Haven't we determined that legal weed isn't going to bring about the apocalypse?

Living in Colorado where marijuana is legal, it’s hard to observe the federal governments’ plans to eliminate the vial weed from the population. Hasn’t Colorado proven that when legal, marijuana doesn’t actually change the social fabric of the community? The world doesn’t end. The children don’t go emo. And life moves forward as usual, with the minor aberration that Method Man, Redman and Cypress Hill now host shows every other Saturday.

Even with the conclusive evidence that hell isn’t freezing over, the federal government, and a handful of constituent anti-drug states feel the need to relentlessly patrol for and eradicate the Schedule 1 drug. One such method is through the DEA’s controversial Cannabis Eradication Program.

Still alive and kicking like our racist grandma, the program eradicated 4.1 million marijuana plants in 2015 at the local, state and federal level. Impressive until you realize it cost the taxpayers $18 million. Yes, that’s million. And yes, that’s to destroy marijuana plants.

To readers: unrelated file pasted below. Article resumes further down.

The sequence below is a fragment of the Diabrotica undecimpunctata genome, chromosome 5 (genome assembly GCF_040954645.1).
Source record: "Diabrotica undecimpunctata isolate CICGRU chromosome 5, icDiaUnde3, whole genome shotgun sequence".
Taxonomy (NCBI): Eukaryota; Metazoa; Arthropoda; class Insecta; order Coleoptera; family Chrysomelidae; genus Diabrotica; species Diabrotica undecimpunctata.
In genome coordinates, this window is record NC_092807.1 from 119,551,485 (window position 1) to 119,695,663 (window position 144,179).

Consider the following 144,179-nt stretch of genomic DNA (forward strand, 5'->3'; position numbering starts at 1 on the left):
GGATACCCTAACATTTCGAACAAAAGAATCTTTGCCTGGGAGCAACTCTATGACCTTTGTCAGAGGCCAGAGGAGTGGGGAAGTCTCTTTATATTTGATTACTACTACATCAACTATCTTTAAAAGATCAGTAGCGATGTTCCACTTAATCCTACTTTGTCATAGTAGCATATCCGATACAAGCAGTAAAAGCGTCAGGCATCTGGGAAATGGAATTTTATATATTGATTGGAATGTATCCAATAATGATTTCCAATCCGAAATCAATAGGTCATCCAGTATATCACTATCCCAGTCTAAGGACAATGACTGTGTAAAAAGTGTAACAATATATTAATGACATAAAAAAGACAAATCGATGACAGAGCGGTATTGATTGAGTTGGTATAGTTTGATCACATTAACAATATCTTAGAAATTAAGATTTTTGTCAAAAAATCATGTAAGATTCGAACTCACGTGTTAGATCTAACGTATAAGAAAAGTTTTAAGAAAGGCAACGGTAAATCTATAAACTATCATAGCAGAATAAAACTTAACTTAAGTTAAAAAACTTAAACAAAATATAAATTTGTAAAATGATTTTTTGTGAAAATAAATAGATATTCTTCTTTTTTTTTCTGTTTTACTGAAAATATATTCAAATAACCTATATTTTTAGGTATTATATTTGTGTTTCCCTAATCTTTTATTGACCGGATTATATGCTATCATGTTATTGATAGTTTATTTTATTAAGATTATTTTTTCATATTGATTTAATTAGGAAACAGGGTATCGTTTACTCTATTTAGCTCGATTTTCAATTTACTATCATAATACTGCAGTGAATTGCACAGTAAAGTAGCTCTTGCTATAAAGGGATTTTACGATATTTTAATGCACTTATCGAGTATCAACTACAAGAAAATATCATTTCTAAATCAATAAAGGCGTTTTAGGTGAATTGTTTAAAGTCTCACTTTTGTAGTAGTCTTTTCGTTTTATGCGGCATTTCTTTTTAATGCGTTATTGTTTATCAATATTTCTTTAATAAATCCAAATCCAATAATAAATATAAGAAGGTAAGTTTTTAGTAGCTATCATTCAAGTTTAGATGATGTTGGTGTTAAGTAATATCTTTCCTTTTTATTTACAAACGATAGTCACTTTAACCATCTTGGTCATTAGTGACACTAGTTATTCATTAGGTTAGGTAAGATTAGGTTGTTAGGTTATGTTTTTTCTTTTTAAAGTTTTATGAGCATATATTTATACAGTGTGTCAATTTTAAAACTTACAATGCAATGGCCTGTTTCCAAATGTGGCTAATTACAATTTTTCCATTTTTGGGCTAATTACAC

Sadly, this number of plants and the size of the budget spent on eradicating said plants falls in line with the numbers of prior years.

The DEA did note, however, that at least two states declined to accept federal eradication funds last year: Alaska and Colorado, where marijuana is now legal. Those states conducted their own enforcement efforts against illegal marijuana grows.

The irony in this situation is that we’re spending money on eradicating the supply of marijuana and not actually going after the demand for marijuana. Any economist or freshman college student in business 101 will tell you that where there’s demand, there will be supply.

Furthermore, burning the plants of suppliers doesn’t do much in terms of curbing their dependence to grow the illegal crop. Until corn fetches the same price as cannabis, these farmers aren’t going to be deterred. And burning the crop is actually financially counterintuitive. Killing the supply increases the street value thus increasing the margins for the dealers. In essence, the DEA is making the market a profitable venture.

But what do we know, we’re high.